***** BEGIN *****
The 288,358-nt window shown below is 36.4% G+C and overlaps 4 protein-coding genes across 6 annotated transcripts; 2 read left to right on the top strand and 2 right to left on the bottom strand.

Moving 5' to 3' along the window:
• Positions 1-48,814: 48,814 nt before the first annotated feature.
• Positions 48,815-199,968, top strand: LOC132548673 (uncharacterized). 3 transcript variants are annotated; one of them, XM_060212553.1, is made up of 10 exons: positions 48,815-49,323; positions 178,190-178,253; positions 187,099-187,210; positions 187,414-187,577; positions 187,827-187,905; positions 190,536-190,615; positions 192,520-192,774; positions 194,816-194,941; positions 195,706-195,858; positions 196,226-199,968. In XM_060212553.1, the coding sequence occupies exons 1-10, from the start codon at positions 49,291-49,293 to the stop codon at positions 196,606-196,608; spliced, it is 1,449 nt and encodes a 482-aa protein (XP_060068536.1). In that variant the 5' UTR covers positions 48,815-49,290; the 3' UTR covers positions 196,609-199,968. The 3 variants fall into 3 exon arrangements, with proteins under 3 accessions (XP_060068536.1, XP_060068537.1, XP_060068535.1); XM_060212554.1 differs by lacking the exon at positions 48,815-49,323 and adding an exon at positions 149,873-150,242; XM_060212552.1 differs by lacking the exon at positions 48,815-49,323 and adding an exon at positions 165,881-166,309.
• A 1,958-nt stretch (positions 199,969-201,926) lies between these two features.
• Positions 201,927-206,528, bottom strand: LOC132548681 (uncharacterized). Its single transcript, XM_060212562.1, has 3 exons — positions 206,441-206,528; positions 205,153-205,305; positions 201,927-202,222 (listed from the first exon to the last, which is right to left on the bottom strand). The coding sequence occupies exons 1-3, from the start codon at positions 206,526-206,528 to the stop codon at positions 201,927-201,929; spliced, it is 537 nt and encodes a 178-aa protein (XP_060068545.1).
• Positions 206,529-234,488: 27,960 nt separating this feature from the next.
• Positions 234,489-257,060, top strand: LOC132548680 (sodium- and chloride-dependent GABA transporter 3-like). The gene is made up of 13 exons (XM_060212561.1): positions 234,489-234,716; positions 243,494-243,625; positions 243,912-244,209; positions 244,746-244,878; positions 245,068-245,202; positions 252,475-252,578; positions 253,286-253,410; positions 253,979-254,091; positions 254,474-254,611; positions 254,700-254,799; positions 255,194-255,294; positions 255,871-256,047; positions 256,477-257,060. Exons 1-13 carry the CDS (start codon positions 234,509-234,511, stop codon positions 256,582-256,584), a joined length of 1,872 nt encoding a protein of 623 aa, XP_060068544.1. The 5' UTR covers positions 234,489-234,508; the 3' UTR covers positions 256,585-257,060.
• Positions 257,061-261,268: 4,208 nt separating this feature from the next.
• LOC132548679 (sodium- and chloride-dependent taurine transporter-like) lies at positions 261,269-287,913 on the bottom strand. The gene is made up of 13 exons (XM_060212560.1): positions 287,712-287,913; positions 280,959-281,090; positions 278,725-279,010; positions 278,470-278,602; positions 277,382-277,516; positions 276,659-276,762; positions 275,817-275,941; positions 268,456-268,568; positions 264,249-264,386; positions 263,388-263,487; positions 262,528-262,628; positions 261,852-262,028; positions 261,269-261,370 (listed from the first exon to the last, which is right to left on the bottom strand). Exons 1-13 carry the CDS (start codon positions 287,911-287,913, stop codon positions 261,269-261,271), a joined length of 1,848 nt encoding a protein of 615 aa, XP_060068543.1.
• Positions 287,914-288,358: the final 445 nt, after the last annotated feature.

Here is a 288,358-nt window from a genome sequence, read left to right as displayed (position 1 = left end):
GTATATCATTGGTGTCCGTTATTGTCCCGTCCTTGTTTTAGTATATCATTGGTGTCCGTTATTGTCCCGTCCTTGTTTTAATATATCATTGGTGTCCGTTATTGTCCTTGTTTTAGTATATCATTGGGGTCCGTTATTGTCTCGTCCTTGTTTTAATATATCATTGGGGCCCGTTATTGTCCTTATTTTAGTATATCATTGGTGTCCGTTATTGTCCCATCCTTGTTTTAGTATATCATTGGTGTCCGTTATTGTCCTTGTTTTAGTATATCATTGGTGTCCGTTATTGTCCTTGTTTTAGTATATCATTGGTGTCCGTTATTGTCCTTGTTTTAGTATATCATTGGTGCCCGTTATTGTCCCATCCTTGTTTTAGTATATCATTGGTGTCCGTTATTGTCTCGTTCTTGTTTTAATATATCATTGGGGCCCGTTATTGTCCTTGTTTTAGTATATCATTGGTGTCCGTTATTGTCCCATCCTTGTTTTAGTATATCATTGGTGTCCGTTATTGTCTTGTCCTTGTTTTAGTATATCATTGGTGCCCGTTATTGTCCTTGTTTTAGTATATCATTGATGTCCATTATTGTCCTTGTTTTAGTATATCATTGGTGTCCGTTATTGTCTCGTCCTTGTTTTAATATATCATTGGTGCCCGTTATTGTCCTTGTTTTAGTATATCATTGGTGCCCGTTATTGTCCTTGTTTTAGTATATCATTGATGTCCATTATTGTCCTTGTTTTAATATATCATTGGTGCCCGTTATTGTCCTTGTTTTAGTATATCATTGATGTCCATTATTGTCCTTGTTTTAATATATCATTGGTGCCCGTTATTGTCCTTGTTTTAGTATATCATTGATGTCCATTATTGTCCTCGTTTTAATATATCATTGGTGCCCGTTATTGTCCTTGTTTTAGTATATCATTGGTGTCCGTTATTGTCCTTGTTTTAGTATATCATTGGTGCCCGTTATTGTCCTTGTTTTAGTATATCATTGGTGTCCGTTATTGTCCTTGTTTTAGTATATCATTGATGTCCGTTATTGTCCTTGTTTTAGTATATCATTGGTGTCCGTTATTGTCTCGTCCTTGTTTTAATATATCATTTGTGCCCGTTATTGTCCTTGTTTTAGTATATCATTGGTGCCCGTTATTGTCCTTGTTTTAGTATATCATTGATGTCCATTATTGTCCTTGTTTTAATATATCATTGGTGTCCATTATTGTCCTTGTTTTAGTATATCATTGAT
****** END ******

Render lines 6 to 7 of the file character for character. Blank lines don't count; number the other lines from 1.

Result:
• Positions 201,927-206,528, bottom strand: LOC132548681 (uncharacterized). Its single transcript, XM_060212562.1, has 3 exons — positions 206,441-206,528; positions 205,153-205,305; positions 201,927-202,222 (listed from the first exon to the last, which is right to left on the bottom strand). The coding sequence occupies exons 1-3, from the start codon at positions 206,526-206,528 to the stop codon at positions 201,927-201,929; spliced, it is 537 nt and encodes a 178-aa protein (XP_060068545.1).
• Positions 206,529-234,488: 27,960 nt separating this feature from the next.